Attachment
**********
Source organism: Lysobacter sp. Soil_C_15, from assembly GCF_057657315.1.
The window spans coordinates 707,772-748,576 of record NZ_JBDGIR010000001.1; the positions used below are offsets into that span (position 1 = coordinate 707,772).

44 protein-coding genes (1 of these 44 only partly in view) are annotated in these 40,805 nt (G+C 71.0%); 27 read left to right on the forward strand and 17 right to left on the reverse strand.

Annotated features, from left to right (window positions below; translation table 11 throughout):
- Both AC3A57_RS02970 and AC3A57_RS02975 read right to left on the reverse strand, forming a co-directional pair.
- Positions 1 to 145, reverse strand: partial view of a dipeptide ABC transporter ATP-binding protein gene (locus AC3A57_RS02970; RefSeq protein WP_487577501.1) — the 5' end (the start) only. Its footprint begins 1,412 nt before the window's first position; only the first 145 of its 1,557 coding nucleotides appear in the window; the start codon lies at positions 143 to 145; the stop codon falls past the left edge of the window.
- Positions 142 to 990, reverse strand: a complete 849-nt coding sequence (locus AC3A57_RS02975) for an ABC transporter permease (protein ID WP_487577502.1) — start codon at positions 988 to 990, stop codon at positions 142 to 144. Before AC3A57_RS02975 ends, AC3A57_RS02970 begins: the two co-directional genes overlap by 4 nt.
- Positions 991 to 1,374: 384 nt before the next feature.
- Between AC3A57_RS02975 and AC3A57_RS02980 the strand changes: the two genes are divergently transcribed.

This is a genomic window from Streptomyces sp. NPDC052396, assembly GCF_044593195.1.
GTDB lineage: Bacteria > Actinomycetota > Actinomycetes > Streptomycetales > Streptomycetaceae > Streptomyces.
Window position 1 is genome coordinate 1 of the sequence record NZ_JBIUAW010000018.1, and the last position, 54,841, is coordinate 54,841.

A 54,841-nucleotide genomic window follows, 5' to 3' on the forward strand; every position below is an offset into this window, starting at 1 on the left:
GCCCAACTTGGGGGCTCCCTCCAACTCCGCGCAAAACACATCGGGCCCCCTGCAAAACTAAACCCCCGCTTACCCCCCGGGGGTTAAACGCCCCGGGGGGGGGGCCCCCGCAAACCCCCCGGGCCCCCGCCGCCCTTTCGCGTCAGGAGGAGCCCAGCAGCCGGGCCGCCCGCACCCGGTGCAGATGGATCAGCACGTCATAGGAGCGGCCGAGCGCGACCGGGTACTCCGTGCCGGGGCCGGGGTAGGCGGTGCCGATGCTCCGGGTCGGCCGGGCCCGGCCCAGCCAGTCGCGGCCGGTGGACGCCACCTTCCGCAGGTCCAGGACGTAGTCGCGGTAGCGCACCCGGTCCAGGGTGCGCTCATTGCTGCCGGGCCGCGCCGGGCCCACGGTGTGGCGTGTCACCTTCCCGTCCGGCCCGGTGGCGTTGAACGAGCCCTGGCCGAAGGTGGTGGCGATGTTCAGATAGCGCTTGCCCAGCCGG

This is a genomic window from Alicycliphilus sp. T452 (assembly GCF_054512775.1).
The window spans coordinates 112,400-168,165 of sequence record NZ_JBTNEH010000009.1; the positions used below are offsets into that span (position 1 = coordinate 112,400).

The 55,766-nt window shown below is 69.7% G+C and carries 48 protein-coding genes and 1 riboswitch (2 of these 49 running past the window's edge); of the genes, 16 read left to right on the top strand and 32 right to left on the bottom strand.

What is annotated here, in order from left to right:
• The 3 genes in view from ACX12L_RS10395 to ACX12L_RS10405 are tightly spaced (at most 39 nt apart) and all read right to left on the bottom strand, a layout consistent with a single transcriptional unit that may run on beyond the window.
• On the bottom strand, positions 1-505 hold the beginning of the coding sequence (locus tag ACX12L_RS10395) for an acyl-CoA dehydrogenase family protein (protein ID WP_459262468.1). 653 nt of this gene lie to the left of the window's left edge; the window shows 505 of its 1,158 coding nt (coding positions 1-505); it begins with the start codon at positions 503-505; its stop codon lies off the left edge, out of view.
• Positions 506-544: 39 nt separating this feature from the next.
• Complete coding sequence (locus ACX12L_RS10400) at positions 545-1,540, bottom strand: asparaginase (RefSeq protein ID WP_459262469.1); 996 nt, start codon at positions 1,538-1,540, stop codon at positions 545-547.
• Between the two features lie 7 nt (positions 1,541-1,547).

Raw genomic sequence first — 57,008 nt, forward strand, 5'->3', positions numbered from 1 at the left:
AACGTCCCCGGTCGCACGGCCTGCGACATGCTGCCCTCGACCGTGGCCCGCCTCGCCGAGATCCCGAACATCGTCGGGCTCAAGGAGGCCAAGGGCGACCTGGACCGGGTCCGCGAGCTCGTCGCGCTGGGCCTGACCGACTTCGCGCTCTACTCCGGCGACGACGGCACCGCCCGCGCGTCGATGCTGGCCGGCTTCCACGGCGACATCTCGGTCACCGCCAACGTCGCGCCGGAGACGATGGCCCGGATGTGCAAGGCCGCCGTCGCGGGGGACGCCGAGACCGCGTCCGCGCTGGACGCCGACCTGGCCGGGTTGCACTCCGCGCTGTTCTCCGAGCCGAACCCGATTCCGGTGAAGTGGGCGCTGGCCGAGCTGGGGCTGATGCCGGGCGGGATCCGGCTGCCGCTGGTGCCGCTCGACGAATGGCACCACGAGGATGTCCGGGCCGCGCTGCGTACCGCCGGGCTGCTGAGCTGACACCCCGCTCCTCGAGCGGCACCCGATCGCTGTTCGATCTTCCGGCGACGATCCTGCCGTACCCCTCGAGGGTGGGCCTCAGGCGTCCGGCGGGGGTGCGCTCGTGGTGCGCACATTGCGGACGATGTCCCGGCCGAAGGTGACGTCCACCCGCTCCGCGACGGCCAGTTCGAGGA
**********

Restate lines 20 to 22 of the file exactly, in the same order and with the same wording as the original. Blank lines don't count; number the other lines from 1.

• On the bottom strand, positions 1-505 hold the beginning of the coding sequence (locus tag ACX12L_RS10395) for an acyl-CoA dehydrogenase family protein (protein ID WP_459262468.1). 653 nt of this gene lie to the left of the window's left edge; the window shows 505 of its 1,158 coding nt (coding positions 1-505); it begins with the start codon at positions 503-505; its stop codon lies off the left edge, out of view.
• Positions 506-544: 39 nt separating this feature from the next.
• Complete coding sequence (locus ACX12L_RS10400) at positions 545-1,540, bottom strand: asparaginase (RefSeq protein ID WP_459262469.1); 996 nt, start codon at positions 1,538-1,540, stop codon at positions 545-547.